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It's hard to understand meanings of words by just reading their definitions in dictionary

In the Oxford dictionary

space: the area outside the earth’s atmosphere where all the other planets and stars are

sky noun /skaɪ/ /skaɪ/ [countable, uncountable] (plural skies) the space above the earth that you can see when you look up, where clouds and the sun, moon and stars appear

Some people say "the sky" means the space within earth atmosphere where we ave oxygen and "space" the space outside the earth atmosphere.

I feel that understanding is not correct because it does not match the definitions.

This is what I understand based on the definitions but I am not sure.

Say a spacecraft is flying up. Now if we can still see it, then we can say "the spacecraft is in the sky". Now it keeps flying until we ca not see it, then we can say "the spacecraft is in space".

Another example, we can see a star with the naked eye, we can say "the star is in the sky" but there are stars that we can not see with the naked eye, we can say "the star is in space"

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    We say we can see the International Space Station in the sky, but if the astronauts have to suit up and go "outside" to carry out maintenance, they go spacewalking. Commented Nov 17, 2023 at 17:28
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    I don't know anyone who insists that "in the sky" means within Earth's atmosphere. All the celestial objects we can see -- Sun, Moon, stars -- are routinely considered to be "in the sky", and none of these is within the atmosphere. Commented Nov 18, 2023 at 16:15
  • When I first read this, I thought you were joking. Are you? Surely, in Vietnamese you distinguish the sky from space? Try a good bilingual dictionary.
    – Lambie
    Commented Nov 20, 2023 at 20:08

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Say a spacecraft is flying up. Now if we can still see it, then we can say "the spacecraft is in the sky". Now it keeps flying until we ca not see it, then we can say "the spacecraft is in space".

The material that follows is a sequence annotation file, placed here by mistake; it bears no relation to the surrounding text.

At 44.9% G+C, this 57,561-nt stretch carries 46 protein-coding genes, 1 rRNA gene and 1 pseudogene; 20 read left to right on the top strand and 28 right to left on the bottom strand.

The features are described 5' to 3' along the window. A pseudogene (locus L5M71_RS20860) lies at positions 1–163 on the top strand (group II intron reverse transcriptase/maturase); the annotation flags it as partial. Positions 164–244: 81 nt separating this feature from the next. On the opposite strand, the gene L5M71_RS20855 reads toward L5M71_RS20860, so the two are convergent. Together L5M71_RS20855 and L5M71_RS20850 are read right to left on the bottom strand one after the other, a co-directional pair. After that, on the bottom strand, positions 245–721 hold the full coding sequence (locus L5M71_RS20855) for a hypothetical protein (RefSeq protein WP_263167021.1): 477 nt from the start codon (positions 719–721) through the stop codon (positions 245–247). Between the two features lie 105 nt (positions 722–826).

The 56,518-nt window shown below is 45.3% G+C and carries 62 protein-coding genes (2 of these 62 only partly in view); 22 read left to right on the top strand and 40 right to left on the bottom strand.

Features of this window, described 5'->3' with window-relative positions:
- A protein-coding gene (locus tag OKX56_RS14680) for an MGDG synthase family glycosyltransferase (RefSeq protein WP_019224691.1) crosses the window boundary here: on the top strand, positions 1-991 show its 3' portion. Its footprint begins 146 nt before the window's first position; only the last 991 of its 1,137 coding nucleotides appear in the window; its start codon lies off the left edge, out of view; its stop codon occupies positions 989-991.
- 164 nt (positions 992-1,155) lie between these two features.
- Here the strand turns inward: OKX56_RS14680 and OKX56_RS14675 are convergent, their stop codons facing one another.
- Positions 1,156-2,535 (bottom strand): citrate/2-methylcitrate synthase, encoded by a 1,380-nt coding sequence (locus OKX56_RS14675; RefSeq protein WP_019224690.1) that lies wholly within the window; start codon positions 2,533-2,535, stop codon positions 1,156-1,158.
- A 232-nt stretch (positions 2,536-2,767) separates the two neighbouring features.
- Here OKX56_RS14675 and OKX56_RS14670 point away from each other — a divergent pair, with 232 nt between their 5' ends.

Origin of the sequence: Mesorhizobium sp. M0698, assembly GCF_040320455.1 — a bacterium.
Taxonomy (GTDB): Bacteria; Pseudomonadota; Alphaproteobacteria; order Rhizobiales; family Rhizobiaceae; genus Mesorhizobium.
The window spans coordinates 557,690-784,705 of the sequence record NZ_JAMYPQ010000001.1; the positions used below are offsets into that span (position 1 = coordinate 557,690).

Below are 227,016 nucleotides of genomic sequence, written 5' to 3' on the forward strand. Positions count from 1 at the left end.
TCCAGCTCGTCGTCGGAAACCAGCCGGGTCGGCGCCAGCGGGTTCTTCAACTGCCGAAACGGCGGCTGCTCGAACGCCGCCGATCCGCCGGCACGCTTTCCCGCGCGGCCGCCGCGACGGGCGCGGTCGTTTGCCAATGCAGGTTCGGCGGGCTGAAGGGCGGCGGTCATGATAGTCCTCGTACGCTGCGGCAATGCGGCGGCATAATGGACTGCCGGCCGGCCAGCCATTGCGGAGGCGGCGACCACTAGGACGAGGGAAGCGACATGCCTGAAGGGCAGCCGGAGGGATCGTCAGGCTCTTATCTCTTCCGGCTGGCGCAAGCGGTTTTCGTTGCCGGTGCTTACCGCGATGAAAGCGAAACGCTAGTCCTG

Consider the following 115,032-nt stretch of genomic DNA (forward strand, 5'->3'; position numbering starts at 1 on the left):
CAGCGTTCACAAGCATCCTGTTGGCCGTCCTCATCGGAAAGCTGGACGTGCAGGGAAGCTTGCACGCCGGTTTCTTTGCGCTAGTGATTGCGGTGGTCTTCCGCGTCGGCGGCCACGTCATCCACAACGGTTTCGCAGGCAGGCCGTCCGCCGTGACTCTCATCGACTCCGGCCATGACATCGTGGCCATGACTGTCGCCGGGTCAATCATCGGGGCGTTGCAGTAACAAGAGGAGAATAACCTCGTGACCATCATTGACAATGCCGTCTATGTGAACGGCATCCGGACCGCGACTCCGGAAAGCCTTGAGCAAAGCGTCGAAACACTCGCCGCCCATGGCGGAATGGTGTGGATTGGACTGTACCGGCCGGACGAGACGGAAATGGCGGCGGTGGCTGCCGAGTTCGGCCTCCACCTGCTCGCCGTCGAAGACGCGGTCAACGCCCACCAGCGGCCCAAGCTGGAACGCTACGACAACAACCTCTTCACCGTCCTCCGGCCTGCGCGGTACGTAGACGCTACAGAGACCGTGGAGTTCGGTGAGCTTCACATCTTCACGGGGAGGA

You can say a spacecraft is in the sky when you are referring to an observer potentially seeing it with the sky as the background. It does not matter if you can actually see it with the naked eye. A person could show you the position of a black hole in the sky by pointing at it.

"Sky" refers to the apparent two dimensional surface visible or potentially visible from the earth or other heavenly body. Something is said to fly in the sky as it appears to move across this surface with respect to a potential observer. On a cloudy day or night, you can still say in New York that the North Star is in the sky, even when it is not visible. In the Southern Hemisphere, you would not normally say that the North Star is in the sky, because it is never visible to a typical observer from there, since the Earth is in the way.

The "sky" is not a real object or physical place and is not suited to describing objective things divorced from a potential observer. A plane can be said to fly across the sky, because that is how it appears to an observer; however, we would be much less likely to say that a plane flies across the sky at a certain speed, since that is not dependent on an observer.

"Space" refers to a real place. Strictly, it refers to the near vacuum between heavenly bodies, but can loosely apply to anywhere in the universe that contrasts with the Earth and its atmosphere.

If a spacecraft has left the atmosphere, it is fine to say it is in space, even if still visible in the sky, as space stations and satellites occasionally are. If a spacecraft has not left the atmosphere, you cannot say it is in space, regardless of whether or not it is visible.

Another example, we can see a star with the naked eye, we can say "the star is in the sky" but there are stars that we can not see with the naked eye, we can say "the star is in space"